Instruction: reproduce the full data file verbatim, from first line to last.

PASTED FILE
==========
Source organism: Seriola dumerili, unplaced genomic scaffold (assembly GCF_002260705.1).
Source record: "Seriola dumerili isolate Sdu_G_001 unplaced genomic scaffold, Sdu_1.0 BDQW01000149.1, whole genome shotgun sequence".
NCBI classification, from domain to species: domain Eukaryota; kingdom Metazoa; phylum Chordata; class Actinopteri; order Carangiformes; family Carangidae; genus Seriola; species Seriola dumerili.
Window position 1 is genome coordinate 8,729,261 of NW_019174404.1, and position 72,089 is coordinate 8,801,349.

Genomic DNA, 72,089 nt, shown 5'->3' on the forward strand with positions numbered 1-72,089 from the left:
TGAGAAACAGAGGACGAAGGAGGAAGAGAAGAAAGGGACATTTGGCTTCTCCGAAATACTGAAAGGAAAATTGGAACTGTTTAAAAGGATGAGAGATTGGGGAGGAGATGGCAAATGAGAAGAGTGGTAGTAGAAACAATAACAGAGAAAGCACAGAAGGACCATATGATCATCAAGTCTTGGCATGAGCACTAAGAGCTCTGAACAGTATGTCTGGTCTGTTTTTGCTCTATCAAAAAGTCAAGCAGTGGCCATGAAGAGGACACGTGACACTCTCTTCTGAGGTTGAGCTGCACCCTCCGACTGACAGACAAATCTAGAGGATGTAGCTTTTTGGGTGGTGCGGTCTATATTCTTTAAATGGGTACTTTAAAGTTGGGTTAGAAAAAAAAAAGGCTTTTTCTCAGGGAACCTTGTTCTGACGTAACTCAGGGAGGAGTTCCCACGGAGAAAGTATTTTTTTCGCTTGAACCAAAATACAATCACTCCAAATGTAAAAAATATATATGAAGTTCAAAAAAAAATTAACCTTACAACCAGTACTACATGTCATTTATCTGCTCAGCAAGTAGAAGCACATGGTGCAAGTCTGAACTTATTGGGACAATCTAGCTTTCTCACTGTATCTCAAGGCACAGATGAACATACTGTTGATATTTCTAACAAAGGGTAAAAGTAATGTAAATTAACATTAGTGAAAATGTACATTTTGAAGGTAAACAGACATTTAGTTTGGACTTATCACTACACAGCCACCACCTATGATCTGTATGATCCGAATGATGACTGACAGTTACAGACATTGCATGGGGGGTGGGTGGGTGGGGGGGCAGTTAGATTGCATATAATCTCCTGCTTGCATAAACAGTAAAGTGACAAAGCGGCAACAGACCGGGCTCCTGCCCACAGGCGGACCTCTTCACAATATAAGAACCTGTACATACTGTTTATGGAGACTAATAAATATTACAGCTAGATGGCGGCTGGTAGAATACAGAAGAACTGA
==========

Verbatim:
Source organism: Seriola dumerili, unplaced genomic scaffold (assembly GCF_002260705.1).
Source record: "Seriola dumerili isolate Sdu_G_001 unplaced genomic scaffold, Sdu_1.0 BDQW01000149.1, whole genome shotgun sequence".
NCBI classification, from domain to species: domain Eukaryota; kingdom Metazoa; phylum Chordata; class Actinopteri; order Carangiformes; family Carangidae; genus Seriola; species Seriola dumerili.
Window position 1 is genome coordinate 8,729,261 of NW_019174404.1, and position 72,089 is coordinate 8,801,349.

Genomic DNA, 72,089 nt, shown 5'->3' on the forward strand with positions numbered 1-72,089 from the left:
TGAGAAACAGAGGACGAAGGAGGAAGAGAAGAAAGGGACATTTGGCTTCTCCGAAATACTGAAAGGAAAATTGGAACTGTTTAAAAGGATGAGAGATTGGGGAGGAGATGGCAAATGAGAAGAGTGGTAGTAGAAACAATAACAGAGAAAGCACAGAAGGACCATATGATCATCAAGTCTTGGCATGAGCACTAAGAGCTCTGAACAGTATGTCTGGTCTGTTTTTGCTCTATCAAAAAGTCAAGCAGTGGCCATGAAGAGGACACGTGACACTCTCTTCTGAGGTTGAGCTGCACCCTCCGACTGACAGACAAATCTAGAGGATGTAGCTTTTTGGGTGGTGCGGTCTATATTCTTTAAATGGGTACTTTAAAGTTGGGTTAGAAAAAAAAAAGGCTTTTTCTCAGGGAACCTTGTTCTGACGTAACTCAGGGAGGAGTTCCCACGGAGAAAGTATTTTTTTCGCTTGAACCAAAATACAATCACTCCAAATGTAAAAAATATATATGAAGTTCAAAAAAAAATTAACCTTACAACCAGTACTACATGTCATTTATCTGCTCAGCAAGTAGAAGCACATGGTGCAAGTCTGAACTTATTGGGACAATCTAGCTTTCTCACTGTATCTCAAGGCACAGATGAACATACTGTTGATATTTCTAACAAAGGGTAAAAGTAATGTAAATTAACATTAGTGAAAATGTACATTTTGAAGGTAAACAGACATTTAGTTTGGACTTATCACTACACAGCCACCACCTATGATCTGTATGATCCGAATGATGACTGACAGTTACAGACATTGCATGGGGGGTGGGTGGGTGGGGGGGCAGTTAGATTGCATATAATCTCCTGCTTGCATAAACAGTAAAGTGACAAAGCGGCAACAGACCGGGCTCCTGCCCACAGGCGGACCTCTTCACAATATAAGAACCTGTACATACTGTTTATGGAGACTAATAAATATTACAGCTAGATGGCGGCTGGTAGAATACAGAAGAACTGA